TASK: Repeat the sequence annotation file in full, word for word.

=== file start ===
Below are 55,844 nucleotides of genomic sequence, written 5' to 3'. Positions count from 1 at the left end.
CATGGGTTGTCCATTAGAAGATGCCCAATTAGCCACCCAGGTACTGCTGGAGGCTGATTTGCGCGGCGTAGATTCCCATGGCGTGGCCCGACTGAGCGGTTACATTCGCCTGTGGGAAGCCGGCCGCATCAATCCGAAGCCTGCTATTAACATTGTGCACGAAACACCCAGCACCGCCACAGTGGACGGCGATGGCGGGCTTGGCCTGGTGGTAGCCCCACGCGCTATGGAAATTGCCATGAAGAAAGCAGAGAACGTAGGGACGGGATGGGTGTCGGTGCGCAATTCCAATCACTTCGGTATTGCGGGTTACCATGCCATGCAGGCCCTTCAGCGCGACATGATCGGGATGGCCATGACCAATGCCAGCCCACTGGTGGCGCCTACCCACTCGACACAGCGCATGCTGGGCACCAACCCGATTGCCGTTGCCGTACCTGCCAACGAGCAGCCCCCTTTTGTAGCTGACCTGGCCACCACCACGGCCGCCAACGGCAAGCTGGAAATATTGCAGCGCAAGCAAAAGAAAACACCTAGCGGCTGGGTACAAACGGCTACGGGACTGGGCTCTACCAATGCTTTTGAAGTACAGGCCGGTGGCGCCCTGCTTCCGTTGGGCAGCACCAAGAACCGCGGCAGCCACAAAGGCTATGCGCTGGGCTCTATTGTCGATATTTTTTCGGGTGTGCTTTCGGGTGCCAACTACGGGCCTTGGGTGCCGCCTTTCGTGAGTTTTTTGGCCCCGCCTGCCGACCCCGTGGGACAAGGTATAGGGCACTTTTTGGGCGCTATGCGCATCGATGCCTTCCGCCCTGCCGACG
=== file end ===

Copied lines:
Below are 55,844 nucleotides of genomic sequence, written 5' to 3'. Positions count from 1 at the left end.
CATGGGTTGTCCATTAGAAGATGCCCAATTAGCCACCCAGGTACTGCTGGAGGCTGATTTGCGCGGCGTAGATTCCCATGGCGTGGCCCGACTGAGCGGTTACATTCGCCTGTGGGAAGCCGGCCGCATCAATCCGAAGCCTGCTATTAACATTGTGCACGAAACACCCAGCACCGCCACAGTGGACGGCGATGGCGGGCTTGGCCTGGTGGTAGCCCCACGCGCTATGGAAATTGCCATGAAGAAAGCAGAGAACGTAGGGACGGGATGGGTGTCGGTGCGCAATTCCAATCACTTCGGTATTGCGGGTTACCATGCCATGCAGGCCCTTCAGCGCGACATGATCGGGATGGCCATGACCAATGCCAGCCCACTGGTGGCGCCTACCCACTCGACACAGCGCATGCTGGGCACCAACCCGATTGCCGTTGCCGTACCTGCCAACGAGCAGCCCCCTTTTGTAGCTGACCTGGCCACCACCACGGCCGCCAACGGCAAGCTGGAAATATTGCAGCGCAAGCAAAAGAAAACACCTAGCGGCTGGGTACAAACGGCTACGGGACTGGGCTCTACCAATGCTTTTGAAGTACAGGCCGGTGGCGCCCTGCTTCCGTTGGGCAGCACCAAGAACCGCGGCAGCCACAAAGGCTATGCGCTGGGCTCTATTGTCGATATTTTTTCGGGTGTGCTTTCGGGTGCCAACTACGGGCCTTGGGTGCCGCCTTTCGTGAGTTTTTTGGCCCCGCCTGCCGACCCCGTGGGACAAGGTATAGGGCACTTTTTGGGCGCTATGCGCATCGATGCCTTCCGCCCTGCCGACG